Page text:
This first book in the new Sirens in Silk series features what I loved from a couple of Quincy's previous books: a fiercely intelligent, headstrong, independent woman of Arab heritage, something rarely seen in romance novels, let along historical romance. Raya definitely knows her worth and is supremely unbothered that she apparently doesn't meet the standards of a proper British lady. Her ideas for making money to invest back into the estate are remarkably modern and highlight the cause of the 19th-century decline in aristocratic fortunes and how they could be reversed. She was a great heroine, and I wanted her to get everything she wanted.

Strick, however, didn't seem quite as well developed a character, swinging between disdain and lust for most of the first part of the book. His realization that he loved Raya seemed a little abrupt, though it helped that once he realized he needed her in his life, he gave her his full support. I did appreciate that he had an outside interest (archaeology and Anglo-Saxon artifacts) but he seemed a little slow to recognize the potential for adding that to the castle business. (Yes, I know that's due to the whole "aristocrats don't WORK" ethos.)

Overall a good romance with good historical bones, a strong female lead, and a duke who eventually learns to step up his game. Can't wait to see what else Quincy does with this series. 4 stars.

Thank you, Avon/HarperCollins and NetGalley, for providing an eARC of this book. Opinions expressed here are solely my own.

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The premise of the book was very interesting. Strickland and Raya both have strong personalities and like to be in charge. This starts out as enemies to lovers. Along the way they learn how to trust and become friends. Overall, I really enjoyed the book.

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Librarian review: I would absolutely recommend this book through reader's advisory and for purchase. Romance is always a popular genre, and the desire for more diversity in romance is always there. Quincy does an excellent job of making space in the historical romance genre for people often erased, or at least not highlighted, in popular titles.

Reader review:
I am obsessed with Diana Quincy's historical romances featuring a British Arab family and now an Arab-American family. The women she writes are strong working women who value their families and culture, but also actively strike their own path. I. Love. Them. 10/10.

Raya was an amazing heroine and easy to root for. She is resourceful and relentless in her quest for independence. She is proud of her Palestinian identity, and isn't afraid to call people out when they try to denigrate her for it. (As a 21st century woman, I would have loved to see her shut people down a little harder, but I understand why in this context she would choose to be more diplomatic when possible.)

Strick on their other hand was meh. He was fine, I guess. I wasn't rooting for him in the same way I was Raya. He was often a jerk, especially his villainization of Deena. To be honest, compared to how he treated Raya, it did feel out of character, and I don't feel it was truly resolved in the conclusion of the story. I would have liked to see him come to terms with his treatment of Deena and a more realistic view of who she was--and the fact that it didn't happen made me as a reader assume at least some of his claims were supposed to be correct, which could be the author's intention. I also found a lot of his dialogue and inner monologue that was supposed to be hot/sexy really cringe. It's a no for me. His character would have been greatly improved, I think, if he had a greater redemption arc. Though I do love that he was a simp.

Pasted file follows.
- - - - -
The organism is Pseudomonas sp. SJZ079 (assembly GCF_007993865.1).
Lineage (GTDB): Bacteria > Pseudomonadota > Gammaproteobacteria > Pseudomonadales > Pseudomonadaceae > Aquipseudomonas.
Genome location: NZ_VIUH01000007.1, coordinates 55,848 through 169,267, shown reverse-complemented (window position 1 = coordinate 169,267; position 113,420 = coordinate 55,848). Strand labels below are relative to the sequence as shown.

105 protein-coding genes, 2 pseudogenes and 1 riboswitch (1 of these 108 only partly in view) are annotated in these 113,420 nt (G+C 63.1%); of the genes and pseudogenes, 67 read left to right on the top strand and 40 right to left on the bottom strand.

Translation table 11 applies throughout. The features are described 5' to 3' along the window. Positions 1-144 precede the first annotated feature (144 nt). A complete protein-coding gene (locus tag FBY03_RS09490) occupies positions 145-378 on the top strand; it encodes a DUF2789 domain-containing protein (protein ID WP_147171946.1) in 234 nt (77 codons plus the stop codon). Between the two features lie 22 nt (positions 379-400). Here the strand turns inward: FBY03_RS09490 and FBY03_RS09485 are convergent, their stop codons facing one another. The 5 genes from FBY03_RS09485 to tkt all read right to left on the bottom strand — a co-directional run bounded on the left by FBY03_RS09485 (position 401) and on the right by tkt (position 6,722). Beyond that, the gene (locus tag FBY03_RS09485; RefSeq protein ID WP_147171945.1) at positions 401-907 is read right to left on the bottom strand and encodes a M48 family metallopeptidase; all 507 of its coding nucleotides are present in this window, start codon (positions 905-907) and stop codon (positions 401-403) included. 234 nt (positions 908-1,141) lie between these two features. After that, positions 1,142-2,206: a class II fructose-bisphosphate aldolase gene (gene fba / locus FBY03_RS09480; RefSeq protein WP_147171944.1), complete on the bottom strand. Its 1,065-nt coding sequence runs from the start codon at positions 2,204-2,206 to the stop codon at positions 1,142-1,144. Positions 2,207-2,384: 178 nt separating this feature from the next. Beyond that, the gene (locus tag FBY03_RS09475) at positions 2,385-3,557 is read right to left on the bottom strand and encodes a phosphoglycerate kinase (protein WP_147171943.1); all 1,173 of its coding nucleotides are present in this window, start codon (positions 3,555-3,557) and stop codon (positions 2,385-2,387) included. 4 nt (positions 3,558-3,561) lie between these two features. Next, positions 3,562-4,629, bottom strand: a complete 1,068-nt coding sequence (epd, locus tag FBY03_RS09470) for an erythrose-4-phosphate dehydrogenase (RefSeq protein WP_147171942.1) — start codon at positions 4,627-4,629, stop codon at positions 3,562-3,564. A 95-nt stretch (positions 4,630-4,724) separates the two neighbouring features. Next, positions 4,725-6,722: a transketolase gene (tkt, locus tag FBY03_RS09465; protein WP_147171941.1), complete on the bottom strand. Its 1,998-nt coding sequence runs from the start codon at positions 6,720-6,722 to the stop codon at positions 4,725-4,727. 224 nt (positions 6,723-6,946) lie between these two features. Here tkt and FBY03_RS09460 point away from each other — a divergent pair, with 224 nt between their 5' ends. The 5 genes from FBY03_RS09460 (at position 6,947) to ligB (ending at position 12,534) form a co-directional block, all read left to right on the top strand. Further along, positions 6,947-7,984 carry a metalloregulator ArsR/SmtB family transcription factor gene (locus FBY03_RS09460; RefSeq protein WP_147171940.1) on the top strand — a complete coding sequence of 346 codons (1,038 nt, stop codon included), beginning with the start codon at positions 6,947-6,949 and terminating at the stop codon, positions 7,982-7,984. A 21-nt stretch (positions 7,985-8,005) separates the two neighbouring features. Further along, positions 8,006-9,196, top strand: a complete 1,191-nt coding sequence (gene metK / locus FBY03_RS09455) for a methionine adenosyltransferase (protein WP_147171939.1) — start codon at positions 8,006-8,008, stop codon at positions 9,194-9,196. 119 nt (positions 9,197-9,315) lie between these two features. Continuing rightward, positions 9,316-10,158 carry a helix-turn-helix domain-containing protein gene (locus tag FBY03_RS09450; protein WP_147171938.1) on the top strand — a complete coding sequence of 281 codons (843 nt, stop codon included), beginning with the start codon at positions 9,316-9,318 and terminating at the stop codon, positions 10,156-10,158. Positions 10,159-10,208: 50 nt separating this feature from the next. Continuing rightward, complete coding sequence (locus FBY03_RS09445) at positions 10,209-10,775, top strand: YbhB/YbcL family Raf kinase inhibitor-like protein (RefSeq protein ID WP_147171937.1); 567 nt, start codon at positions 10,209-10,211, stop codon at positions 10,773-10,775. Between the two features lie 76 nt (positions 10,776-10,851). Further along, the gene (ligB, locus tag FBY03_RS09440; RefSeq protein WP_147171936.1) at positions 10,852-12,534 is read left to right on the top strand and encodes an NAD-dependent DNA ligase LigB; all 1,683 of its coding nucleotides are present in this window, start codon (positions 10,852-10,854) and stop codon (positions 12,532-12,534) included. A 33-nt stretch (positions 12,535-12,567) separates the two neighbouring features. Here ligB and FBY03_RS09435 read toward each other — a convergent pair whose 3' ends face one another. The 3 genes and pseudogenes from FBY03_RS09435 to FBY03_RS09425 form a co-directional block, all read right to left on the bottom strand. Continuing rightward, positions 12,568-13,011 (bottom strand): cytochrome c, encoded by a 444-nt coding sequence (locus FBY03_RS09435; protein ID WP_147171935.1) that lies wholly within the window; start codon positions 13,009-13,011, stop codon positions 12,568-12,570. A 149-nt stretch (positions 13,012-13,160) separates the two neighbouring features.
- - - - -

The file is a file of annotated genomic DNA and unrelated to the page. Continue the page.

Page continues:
Plot-wise, I adored the first half of the book. Quincy's writing is fantastic, and she set the story up well. Unfortunately, though it wasn't bad, the second half felt like a bit of a let down. The tension and obstacles felt contrived and it was easy to guess what would happen next. In some ways it felt like throwing everything at the wall and seeing what would stick. The story would have been much better, for me as a reader, if Quincy picked one source of antagonism to their future and stuck with it. It was good, but it could have been great, and that was disappointing.

Finally, I think there should have been an epilogue. Maybe there will be in the final version, just not the ARC, but I think I needed a little more conclusion to their story, and I would have liked a set up for the sequel.

There's very little diversity in Regency, Edwardian, and Victorian romances, though fortunately for readers that is changing. In recent years I have enjoyed Quincy's Arab heroines, Courtney Milan's Asian lead characters, and the first book in Liana De la Rosa's new series about a Spanish/Mexican woman and a Black/Scottish man. I hope they keep coming and I can't wait to read the rest of this new series--which I assume will continue with a sequel about Hawk and Naila? We'll see.

My favorite Diana Quincy book is still The Viscount Made Me Do It, which, despite its strange and ill-chosen title, is one of my favorite historical romances of all time. Though overall, I sincerely enjoyed this one and will be purchasing it when it is released.